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My brother is one of those kids that plays video games into the wee hours of the night. He gets home from school, throws his backpack on the floor, and runs to his computer. For the next couple hours, we don’t see him but oh, can we hear him—yelling at the ‘bad guys’, laughing with his friends, and pounding away on the keyboard. Now, my dad has always had conflicting feelings about this behavior: he’s clearly having fun with his friends, but will his incessant video game-playing hinder his performance at school? While we’re still exploring the answer to this question, a new study “Games people play: How video games improve probabilistic learning” conducted by neuropsychologists of the Ruhr-Universitat Bochum suggests that his playing video games might actually have the opposite effect: it could enhance his performance at school.

The research team recruited 34 volunteers, half of which claimed to play “action-based” games on a gaming console for more than 15 hours a week and half of which did not regularly play video games. They then faced off in a learning competition, which was built around a weather prediction task designed to investigate the learning of probabilities, as reported by the team in the journal Behavioral Brain Research.

After being shown different cue card combinations with varying pictures, the subjects were asked to guess whether the card combination predicted rain or sun and then were told if their guesses were correct or not. They eventually learned which each card combination meant and were then instructed to fill out a questionnaire about the task in order for the researchers to gage their learned knowledge.

The video gamers proved to be much better than the non-gamers at deciphering weather predictions based on the card combinations. And they actually performed even better when the cards presented higher uncertainties: for example, a card combination that forecast 60% chance of rain and 40% chance of sunshine. This observation along with the evaluation of the questionnaires showed that the gamers acquired more knowledge concerning the card combination meanings than the others.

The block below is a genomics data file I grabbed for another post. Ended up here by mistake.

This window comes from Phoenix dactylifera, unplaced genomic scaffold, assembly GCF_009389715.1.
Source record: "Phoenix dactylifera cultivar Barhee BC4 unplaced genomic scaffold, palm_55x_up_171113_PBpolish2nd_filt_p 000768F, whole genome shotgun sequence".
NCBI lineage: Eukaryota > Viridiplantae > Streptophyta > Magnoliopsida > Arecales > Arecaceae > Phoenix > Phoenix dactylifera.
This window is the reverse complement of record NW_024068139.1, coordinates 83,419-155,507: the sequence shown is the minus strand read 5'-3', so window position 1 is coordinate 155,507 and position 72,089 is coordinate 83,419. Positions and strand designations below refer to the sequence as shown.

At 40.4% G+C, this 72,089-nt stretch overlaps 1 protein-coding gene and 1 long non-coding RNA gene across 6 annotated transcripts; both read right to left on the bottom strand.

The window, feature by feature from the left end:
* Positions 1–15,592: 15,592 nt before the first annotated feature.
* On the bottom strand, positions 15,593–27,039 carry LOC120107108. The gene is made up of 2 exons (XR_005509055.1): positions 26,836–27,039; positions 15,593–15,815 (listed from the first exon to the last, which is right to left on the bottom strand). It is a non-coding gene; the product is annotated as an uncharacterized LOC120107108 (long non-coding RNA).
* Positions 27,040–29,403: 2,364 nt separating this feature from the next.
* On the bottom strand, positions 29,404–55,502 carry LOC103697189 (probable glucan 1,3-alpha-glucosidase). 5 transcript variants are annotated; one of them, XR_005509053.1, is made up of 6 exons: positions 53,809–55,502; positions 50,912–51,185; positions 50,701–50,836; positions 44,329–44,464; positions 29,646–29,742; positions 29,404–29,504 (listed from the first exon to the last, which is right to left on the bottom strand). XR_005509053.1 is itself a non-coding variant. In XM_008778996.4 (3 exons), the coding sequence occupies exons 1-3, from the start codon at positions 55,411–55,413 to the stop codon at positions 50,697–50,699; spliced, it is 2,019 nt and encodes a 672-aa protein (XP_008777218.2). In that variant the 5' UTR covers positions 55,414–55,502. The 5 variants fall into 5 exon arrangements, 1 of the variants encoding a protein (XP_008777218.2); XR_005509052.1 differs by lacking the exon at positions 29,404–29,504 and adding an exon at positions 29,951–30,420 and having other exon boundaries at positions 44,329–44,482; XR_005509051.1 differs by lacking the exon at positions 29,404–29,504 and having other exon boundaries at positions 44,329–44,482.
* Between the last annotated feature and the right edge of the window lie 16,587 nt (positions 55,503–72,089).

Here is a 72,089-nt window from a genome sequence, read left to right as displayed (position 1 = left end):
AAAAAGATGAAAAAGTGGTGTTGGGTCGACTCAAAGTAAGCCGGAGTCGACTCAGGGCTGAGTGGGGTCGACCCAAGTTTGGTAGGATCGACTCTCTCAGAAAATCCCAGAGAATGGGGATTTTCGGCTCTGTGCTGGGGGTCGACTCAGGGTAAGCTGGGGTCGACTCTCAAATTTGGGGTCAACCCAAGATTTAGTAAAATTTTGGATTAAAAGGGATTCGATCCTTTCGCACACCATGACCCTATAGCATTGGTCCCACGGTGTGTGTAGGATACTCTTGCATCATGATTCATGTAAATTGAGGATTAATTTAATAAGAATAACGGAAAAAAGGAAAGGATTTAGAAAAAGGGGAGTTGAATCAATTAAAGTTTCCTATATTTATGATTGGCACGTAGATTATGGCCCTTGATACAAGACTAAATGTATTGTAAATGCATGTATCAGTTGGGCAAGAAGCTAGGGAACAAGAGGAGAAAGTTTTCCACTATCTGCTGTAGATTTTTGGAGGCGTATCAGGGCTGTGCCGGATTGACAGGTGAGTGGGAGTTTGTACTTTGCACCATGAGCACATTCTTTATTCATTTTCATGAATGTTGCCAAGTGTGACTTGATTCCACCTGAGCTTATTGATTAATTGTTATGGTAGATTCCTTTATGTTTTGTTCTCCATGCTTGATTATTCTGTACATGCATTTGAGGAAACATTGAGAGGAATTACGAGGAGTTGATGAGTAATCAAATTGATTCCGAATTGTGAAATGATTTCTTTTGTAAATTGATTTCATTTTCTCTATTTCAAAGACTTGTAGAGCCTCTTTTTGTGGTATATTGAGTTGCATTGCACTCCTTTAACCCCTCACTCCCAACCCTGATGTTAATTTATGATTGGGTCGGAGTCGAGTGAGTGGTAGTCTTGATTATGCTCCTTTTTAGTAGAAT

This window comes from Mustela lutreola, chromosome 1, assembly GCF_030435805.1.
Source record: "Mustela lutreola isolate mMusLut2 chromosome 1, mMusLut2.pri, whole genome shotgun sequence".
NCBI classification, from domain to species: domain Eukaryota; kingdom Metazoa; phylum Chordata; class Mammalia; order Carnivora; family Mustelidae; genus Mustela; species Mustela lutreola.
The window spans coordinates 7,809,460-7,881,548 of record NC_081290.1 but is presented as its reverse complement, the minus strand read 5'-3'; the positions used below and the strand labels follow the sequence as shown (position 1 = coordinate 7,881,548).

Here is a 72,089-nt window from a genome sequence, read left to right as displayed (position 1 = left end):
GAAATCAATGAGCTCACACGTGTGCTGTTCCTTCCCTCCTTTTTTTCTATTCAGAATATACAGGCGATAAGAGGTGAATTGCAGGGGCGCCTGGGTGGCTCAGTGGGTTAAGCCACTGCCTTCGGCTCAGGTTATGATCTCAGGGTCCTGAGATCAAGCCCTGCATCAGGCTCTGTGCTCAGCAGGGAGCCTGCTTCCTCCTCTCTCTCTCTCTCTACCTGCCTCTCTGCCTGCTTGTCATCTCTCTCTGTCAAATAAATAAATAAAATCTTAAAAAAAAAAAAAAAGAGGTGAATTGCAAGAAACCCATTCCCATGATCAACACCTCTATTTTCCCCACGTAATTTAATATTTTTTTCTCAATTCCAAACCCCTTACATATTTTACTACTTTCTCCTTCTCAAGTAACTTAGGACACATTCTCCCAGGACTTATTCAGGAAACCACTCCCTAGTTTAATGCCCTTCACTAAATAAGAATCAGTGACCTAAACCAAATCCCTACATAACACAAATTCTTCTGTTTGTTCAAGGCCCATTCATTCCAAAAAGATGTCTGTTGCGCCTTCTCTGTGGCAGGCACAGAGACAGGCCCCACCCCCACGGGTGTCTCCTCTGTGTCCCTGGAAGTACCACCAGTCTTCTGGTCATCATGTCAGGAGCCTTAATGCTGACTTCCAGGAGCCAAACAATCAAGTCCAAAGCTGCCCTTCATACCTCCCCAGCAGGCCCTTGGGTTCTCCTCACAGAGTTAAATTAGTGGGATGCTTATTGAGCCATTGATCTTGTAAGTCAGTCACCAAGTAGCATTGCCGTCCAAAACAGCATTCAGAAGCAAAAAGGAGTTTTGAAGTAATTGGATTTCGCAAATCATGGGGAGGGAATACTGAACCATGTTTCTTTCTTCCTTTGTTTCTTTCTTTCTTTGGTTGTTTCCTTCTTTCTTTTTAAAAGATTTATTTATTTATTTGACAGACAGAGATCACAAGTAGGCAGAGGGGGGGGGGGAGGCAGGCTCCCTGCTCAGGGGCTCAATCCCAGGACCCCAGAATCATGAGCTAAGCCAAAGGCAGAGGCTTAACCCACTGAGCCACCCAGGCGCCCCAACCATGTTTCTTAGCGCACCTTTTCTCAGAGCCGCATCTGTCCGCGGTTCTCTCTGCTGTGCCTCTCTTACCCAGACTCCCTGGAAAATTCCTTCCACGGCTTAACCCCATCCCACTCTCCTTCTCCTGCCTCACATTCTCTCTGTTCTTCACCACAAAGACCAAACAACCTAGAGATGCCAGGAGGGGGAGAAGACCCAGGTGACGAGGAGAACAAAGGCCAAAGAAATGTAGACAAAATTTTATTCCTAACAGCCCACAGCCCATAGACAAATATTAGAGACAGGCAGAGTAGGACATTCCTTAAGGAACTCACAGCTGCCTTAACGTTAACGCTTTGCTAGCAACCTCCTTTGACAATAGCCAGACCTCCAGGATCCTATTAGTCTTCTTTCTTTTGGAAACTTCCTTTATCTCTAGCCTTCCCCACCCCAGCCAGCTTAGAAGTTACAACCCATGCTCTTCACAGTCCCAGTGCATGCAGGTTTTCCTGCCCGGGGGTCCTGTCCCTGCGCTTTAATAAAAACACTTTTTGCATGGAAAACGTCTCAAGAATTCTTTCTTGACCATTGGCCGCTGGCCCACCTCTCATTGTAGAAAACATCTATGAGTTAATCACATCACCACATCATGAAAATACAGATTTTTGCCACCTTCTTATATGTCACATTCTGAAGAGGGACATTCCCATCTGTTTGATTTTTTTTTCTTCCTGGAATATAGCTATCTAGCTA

“Our study shows that the gamers are better in analyzing a situation quickly, to generate new knowledge and to categorize facts—especially in situations with high uncertainties,” says lead author Sabrina Schenk. She goes on to explain the team’s belief that “playing video games trains certain brain regions like the hippocampus,” which plays a major role in learning and memory function. Schenk hopes that video games can possibly be used one day to treat decreases in memory performance.

There are a lot of factors that go into whether my little brother’s video game habits will affect his school performance for better or for worse: like how often he’s playing them and if they’re distracting him from his homework. But it’s certainly consolation to know that they at least have the potential to enhance his learning abilities and improve his overall performance at school.

Source: RUB “Gamers Have an Advantage in Learning.” NeuroscienceNews. NeuroscienceNews, 30 September 2017. <http://neurosciencenews.com/gamers-learning-7624/>.

Original Research: Abstract for “Games people play: How video games improve probabilistic learning” by Schenk S, Lech RK, and Suchan B in Behavioral Brain Research. Published online August 24 2017 doi:10.1016/j.bbr.2017.08.027

Taylor Bennett

Taylor Bennett

Taylor Bennett is a staff writer at Thriveworks. She devotes herself to distributing important information about mental health and wellbeing, writing mental health news and self-improvement tips daily. Taylor received her bachelor’s degree in multimedia journalism, with minors in professional writing and leadership from Virginia Tech. She has published content on Thought Catalog, Odyssey, and The Traveling Parent.

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